Rotator Cuff Tears | Gateway Surgery Solutions

Rotator Cuff Tears

A rotator cuff tear is a common cause of pain and disability among adults. A torn rotator cuff will weaken your shoulder. This means that many daily activities become painful and difficult to do.

There are different types of tears:

  • Partial Tear. This type of tear damages the soft tissue, but does not completely sever it.
  • Full-Thickness Tear. This type of tear is also called a complete tear. With a full-thickness tear, there is basically a hole in the tendon.
Cause

There are two main causes of rotator cuff tears: injury and degeneration.

Acute Tear

If you fall down on your outstretched arm or lift something too heavy with a jerking motion, you can tear your rotator cuff. This type of tear can occur with other shoulder injuries, such as a broken collarbone or dislocated shoulder.

Degenerative Tear

Most tears are the result of a wearing down of the tendon that occurs slowly over time. This degeneration naturally occurs as we age. Rotator cuff tears are more common in the dominant arm. If you have a degenerative tear in one shoulder, there is a greater risk for a rotator cuff tear in the opposite shoulder -- even if you have no pain in that shoulder.

Several factors can contribute to degenerative, or chronic, rotator cuff tears.

  • Repetitive stress. Repeating the same shoulder motions again and again can stress your rotator cuff muscles and tendons. Baseball, tennis, rowing, and weightlifting are examples of sports activities that can put you at risk for overuse tears. Many jobs and routine chores can cause overuse tears, as well.
  • Lack of blood supply. As we get older, the blood supply in our rotator cuff tendons lessens. Without a good blood supply, the body's natural ability to repair tendon damage is impaired. This can ultimately lead to a tendon tear.
  • Bone spurs. As we age, bone spurs (bone overgrowth) often develop on the underside of the acromion bone. When we lift our arms, the spurs rub on the rotator cuff tendon. This condition is called shoulder impingement, and over time will weaken the tendon and make it more likely to tear.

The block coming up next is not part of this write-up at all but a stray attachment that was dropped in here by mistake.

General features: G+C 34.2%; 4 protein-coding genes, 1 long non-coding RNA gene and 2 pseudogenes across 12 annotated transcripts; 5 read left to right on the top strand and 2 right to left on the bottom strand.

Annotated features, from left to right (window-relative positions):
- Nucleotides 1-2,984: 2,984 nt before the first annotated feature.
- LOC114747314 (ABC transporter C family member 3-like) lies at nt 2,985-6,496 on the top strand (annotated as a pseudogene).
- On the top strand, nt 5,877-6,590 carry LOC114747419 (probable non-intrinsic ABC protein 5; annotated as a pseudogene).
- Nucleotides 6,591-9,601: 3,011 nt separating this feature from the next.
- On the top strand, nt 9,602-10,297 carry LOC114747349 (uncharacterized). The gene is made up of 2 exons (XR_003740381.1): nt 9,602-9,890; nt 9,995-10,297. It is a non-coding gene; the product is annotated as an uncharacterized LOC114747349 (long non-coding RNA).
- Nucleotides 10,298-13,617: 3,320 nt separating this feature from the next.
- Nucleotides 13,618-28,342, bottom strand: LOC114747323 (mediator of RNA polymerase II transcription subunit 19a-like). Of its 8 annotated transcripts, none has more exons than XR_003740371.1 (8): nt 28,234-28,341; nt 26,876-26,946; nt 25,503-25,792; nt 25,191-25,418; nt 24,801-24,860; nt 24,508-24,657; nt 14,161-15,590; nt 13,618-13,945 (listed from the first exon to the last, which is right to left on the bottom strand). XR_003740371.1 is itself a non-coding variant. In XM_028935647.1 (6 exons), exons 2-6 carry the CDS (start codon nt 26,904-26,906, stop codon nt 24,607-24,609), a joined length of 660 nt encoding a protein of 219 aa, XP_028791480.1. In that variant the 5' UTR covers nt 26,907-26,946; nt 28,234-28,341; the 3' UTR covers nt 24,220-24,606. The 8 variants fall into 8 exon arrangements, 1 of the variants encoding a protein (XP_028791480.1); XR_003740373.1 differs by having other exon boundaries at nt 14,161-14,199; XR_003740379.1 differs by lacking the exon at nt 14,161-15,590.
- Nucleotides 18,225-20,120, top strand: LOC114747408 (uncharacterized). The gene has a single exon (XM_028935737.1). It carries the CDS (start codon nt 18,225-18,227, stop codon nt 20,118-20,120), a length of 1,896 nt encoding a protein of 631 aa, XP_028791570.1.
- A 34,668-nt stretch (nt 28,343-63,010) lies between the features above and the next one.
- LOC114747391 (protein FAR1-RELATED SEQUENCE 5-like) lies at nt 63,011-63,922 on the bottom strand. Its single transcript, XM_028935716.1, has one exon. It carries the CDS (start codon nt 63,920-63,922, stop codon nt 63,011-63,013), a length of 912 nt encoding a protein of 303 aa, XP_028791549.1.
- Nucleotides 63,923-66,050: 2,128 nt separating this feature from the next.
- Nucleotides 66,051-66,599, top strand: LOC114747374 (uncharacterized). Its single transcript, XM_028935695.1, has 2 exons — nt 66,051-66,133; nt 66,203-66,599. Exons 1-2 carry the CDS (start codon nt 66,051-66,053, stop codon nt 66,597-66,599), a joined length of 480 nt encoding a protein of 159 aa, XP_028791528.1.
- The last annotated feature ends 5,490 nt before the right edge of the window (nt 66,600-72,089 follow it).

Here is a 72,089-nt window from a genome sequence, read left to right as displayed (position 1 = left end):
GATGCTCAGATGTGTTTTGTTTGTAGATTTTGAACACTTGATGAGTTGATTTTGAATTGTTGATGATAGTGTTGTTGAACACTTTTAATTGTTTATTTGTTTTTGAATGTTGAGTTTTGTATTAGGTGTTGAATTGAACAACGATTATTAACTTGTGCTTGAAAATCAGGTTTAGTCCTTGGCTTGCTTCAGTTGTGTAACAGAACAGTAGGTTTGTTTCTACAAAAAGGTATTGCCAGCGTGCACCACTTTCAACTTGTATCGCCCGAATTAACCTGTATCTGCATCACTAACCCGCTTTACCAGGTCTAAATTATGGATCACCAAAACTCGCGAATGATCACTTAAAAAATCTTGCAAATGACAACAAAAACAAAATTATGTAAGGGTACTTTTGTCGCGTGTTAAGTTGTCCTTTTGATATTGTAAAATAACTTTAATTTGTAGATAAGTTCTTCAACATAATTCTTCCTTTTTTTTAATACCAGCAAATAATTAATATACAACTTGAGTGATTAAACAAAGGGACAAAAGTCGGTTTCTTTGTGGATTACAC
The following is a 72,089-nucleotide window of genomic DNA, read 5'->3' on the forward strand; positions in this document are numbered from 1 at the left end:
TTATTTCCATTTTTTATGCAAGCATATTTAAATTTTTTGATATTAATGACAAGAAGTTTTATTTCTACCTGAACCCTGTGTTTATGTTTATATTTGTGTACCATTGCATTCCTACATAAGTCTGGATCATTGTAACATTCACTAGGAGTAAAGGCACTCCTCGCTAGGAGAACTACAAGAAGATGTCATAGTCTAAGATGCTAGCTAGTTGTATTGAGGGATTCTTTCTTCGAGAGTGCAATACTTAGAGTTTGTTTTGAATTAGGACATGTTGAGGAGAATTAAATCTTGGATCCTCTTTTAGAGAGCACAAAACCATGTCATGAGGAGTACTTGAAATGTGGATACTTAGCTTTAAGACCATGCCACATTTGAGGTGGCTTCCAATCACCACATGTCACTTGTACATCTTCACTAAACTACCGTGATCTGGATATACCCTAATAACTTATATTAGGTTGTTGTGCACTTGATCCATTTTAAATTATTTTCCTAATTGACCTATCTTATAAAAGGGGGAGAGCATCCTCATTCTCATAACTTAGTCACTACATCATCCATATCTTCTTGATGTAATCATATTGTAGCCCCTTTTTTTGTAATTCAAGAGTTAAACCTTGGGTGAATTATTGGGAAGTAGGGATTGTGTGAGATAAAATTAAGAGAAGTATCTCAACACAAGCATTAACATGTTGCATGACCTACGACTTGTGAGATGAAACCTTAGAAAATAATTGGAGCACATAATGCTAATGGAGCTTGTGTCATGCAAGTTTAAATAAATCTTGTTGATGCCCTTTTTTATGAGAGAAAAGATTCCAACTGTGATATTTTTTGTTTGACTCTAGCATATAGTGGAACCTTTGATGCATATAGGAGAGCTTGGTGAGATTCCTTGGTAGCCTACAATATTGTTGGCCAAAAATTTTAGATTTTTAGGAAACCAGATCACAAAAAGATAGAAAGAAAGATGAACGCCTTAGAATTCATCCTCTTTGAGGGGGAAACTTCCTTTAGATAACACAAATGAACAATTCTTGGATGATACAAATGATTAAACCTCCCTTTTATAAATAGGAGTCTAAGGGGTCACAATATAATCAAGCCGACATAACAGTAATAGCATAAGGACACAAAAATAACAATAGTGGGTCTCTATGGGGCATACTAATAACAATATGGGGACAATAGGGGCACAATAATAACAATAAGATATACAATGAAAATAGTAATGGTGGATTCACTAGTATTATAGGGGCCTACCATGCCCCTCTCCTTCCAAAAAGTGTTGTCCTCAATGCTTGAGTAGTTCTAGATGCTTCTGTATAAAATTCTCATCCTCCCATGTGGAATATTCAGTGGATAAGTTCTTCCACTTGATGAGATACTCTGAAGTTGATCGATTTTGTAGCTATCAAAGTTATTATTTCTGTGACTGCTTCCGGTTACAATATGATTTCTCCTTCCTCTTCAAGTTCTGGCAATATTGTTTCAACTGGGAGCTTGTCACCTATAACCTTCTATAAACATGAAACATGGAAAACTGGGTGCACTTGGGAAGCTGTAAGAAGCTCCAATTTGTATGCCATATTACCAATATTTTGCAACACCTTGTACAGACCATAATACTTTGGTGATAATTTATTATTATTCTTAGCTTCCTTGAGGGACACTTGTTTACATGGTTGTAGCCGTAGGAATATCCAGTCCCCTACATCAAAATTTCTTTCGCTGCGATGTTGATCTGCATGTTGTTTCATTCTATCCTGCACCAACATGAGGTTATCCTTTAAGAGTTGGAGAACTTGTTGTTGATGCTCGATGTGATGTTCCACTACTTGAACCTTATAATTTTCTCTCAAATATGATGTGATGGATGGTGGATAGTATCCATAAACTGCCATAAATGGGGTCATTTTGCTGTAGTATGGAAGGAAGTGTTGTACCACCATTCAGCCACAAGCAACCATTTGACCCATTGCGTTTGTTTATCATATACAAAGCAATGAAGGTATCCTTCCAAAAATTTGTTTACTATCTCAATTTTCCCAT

Treatment

If you have a rotator cuff tear and you keep using it despite increasing pain, you may cause further damage. A rotator cuff tear can get larger over time. Chronic shoulder and arm pain are good reasons to see your doctor. Early treatment can prevent your symptoms from getting worse. It will also get you back to your normal routine that much quicker.

The goal of any treatment is to reduce pain and restore function. There are several treatment options for a rotator cuff tear, and the best option is different for every person. In planning your treatment, your doctor will consider your age, activity level, general health, and the type of tear you have.

Nonsurgical Treatment

In about 50% of patients, nonsurgical treatment relieves pain and improves function in the shoulder.

Nonsurgical treatment options may include:

  • Rest. Your doctor may suggest rest and and limiting overhead activities. He or she may also prescribe a sling to help protect your shoulder and keep it still.
  • Activity modification. Avoid activities that cause shoulder pain.
  • Non-steroidal anti-inflammatory medication. Drugs like ibuprofen and naproxen reduce pain and swelling.
  • Strengthening exercises and physical therapy. Specific exercises will restore movement and strengthen your shoulder. Your exercise program will include stretches to improve flexibility and range of motion. Strengthening the muscles that support your shoulder can relieve pain and prevent further injury.
  • Steroid injection. If rest, medications, and physical therapy do not relieve your pain, an injection of a local anesthetic and a cortisone preparation may be helpful. Cortisone is a very effective anti-inflammatory medicine.
Surgical Treatment

Your doctor may recommend surgery if your pain does not improve with nonsurgical methods. Continued pain is the main indication for surgery. If you are very active and use your arms for overhead work or sports, your doctor may also suggest surgery.

Other signs that surgery may be a good option for you include:

  • Your symptoms have lasted 6 to 12 months
  • You have a large tear (more than 3 cm)
  • You have significant weakness and loss of function in your shoulder
  • Your tear was caused by a recent, acute injury

Surgery to repair a torn rotator cuff most often involves re-attaching the tendon to the head of humerus (upper arm bone). 

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